|Phentermine||Appetite suppressant/stimulant of the amphetamine and phenethylamine class|
|Topiramate||Anticonvulsant (extended release formulation is used)|
|CompTox Dashboard (EPA)|
Phentermine/topiramate, sold under the brand name Qsymia, is a combination of phentermine and topiramate used to treat obesity. It is used together with dietary changes and exercise. If less than 3% weight loss is seen after 3 months it is recommended the medication be stopped. The weight loss is modest. Effects on heart related health problems or death is unclear.
Common side effects include tingling, dizziness, trouble sleeping, and constipation. Serious side effects may include suicide, abuse. Use is not recommended during pregnancy. Phentermine is a stimulant and appetite suppressant. Topiramate is an anticonvulsant that has weight loss side effects. The exact mechanism of action for both drugs is unknown.
In clinical trials, people treated with the highest dose of phentermine/topiramate ER in combination with a program of diet and exercise lost 10% to 11% of their body weight compared to 1% to 2% for those who received placebo. In addition, 62% to 70% of subjects receiving the recommended dose or top dose of phentermine/topiramate ER achieved ≥5% weight reduction by week 56 (ITT-LOCF) compared to 17% to 21% of those receiving a placebo.
In clinical trials, the most common adverse events which occurred at a rate ≥5% and ≥1.5 times placebo included paraesthesia (tingling in fingers/toes), dizziness, altered taste, insomnia, constipation, and dry mouth.
In the U.S., the drug label contains warnings for increased heart rate, suicidal behavior and ideation, glaucoma, mood and sleep disorders, creatine elevation, and metabolic acidosis. Some of these warnings are based on historical observations in epilepsy patients taking topiramate. The FDA is requiring the company to perform a post-approval cardiovascular outcomes trial, due in part to the observation of increased heart rate in some people taking the drug in clinical trials.
Phentermine and topiramate can cause fetal harm. Data from pregnancy registries and epidemiology studies indicate that a fetus exposed to topiramate in the first trimester of pregnancy has an increased risk of oral clefts (cleft lip with or without cleft palate). If a patient becomes pregnant while taking phentermine/topiramate ER, treatment should be discontinued immediately, and the patient should be apprised of the potential hazard to a fetus. Females of reproductive potential should have a negative pregnancy test before starting phentermine/topiramate ER and monthly thereafter during phentermine/topiramate ER therapy. Females of reproductive potential should use effective contraception during phentermine/topiramate ER therapy.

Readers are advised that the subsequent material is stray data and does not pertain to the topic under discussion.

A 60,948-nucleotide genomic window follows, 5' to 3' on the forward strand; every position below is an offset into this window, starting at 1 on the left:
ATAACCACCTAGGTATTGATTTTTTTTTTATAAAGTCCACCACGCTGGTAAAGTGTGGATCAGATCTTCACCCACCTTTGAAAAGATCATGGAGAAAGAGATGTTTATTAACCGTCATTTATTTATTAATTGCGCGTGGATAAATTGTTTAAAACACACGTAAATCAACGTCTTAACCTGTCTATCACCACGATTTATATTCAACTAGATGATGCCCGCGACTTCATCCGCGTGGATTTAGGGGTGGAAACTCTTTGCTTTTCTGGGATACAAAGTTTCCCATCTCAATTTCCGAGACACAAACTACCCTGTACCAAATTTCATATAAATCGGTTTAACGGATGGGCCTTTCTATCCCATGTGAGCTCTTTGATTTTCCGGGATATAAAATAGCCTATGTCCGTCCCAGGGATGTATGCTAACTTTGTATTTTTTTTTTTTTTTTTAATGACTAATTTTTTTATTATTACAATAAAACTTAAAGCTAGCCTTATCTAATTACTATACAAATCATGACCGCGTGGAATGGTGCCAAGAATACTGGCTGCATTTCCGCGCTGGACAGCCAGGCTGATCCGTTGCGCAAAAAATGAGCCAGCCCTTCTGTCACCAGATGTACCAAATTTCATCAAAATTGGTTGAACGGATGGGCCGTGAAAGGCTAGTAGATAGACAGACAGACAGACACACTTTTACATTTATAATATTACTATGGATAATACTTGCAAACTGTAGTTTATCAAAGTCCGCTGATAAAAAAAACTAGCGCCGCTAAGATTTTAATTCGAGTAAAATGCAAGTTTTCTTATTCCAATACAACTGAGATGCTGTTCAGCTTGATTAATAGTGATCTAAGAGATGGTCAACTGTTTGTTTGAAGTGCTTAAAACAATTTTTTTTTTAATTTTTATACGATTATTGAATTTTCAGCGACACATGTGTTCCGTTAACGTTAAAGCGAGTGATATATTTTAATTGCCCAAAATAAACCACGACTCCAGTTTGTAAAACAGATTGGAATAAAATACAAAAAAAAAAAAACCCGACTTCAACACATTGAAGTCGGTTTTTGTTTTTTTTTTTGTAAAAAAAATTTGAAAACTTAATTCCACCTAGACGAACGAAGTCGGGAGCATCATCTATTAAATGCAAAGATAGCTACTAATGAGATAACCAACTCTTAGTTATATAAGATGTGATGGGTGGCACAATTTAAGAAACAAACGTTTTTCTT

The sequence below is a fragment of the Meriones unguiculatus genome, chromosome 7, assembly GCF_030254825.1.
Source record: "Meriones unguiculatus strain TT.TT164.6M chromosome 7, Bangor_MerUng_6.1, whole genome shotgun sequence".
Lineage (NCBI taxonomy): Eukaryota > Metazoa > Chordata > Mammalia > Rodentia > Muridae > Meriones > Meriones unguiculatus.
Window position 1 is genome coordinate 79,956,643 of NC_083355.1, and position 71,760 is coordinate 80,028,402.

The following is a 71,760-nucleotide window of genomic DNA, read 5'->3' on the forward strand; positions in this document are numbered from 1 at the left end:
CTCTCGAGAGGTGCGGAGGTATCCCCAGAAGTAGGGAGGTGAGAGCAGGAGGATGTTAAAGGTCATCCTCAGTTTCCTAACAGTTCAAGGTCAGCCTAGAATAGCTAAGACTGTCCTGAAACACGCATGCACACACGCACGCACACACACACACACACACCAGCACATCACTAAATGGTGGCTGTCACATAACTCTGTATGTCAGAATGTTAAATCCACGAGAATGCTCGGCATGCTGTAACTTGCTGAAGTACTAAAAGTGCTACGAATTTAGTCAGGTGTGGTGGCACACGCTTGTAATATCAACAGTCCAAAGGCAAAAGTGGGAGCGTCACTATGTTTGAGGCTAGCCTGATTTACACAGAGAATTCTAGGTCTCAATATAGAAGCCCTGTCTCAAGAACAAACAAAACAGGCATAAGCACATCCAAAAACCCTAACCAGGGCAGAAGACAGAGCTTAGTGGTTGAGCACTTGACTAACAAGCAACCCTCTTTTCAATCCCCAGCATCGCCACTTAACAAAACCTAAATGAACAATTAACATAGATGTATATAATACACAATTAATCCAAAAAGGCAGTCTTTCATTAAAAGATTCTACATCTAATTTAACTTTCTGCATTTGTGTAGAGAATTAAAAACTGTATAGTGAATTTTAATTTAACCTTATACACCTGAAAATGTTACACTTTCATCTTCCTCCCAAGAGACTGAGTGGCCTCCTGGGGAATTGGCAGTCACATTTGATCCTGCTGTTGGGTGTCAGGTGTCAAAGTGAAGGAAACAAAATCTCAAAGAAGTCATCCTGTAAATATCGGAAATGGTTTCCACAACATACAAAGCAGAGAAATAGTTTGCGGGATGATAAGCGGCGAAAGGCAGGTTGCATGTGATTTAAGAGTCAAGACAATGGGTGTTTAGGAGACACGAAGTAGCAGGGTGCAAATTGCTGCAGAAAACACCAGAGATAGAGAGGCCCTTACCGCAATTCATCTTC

Risk evaluation and mitigation strategy
Phentermine and topiramate was approved with a risk evaluation and mitigation strategy (REMS) program to ensure that benefits of treatment outweigh the risks. Because of the teratogenic risk associated with phentermine/topiramate ER therapy, phentermine/topiramate ER is distributed via certified pharmacies.
Phentermine/topiramate ER is contraindicated in pregnancy, glaucoma, hyperthyroidism, during or within 14 days of taking monoamine oxidase inhibitors, and in patients with hypersensitivity or idiosyncrasy to sympathomimetic amines. Phentermine/topiramate ER can cause an increase in resting heart rate.
Phentermine and topiramate was developed by Vivus, a California pharmaceutical company.
In December 2009 VIVUS, Inc. submitted a new drug application (NDA) to the FDA and on March 1, 2010, VIVUS, Inc. announced that the FDA accepted the NDA for review.
In October 2010, the FDA announced its decision to not approve phentermine/topiramate ER in its current form and issued a Complete Response Letter (CRL) to VIVUS due to lack of long-term data and concerns about side effects including elevated heart rate, major adverse cardiovascular events, and birth defects.
The FDA expressed concerns about the potential for phentermine/topiramate ER to cause birth defects and requested that Vivus assess the feasibility of analyzing existing healthcare databases to determine the historical incidence of oral cleft in offspring of women treated with topiramate for migraine prophylaxis (100 mg).
On September 18, 2012, Qsymia became available on the US market.
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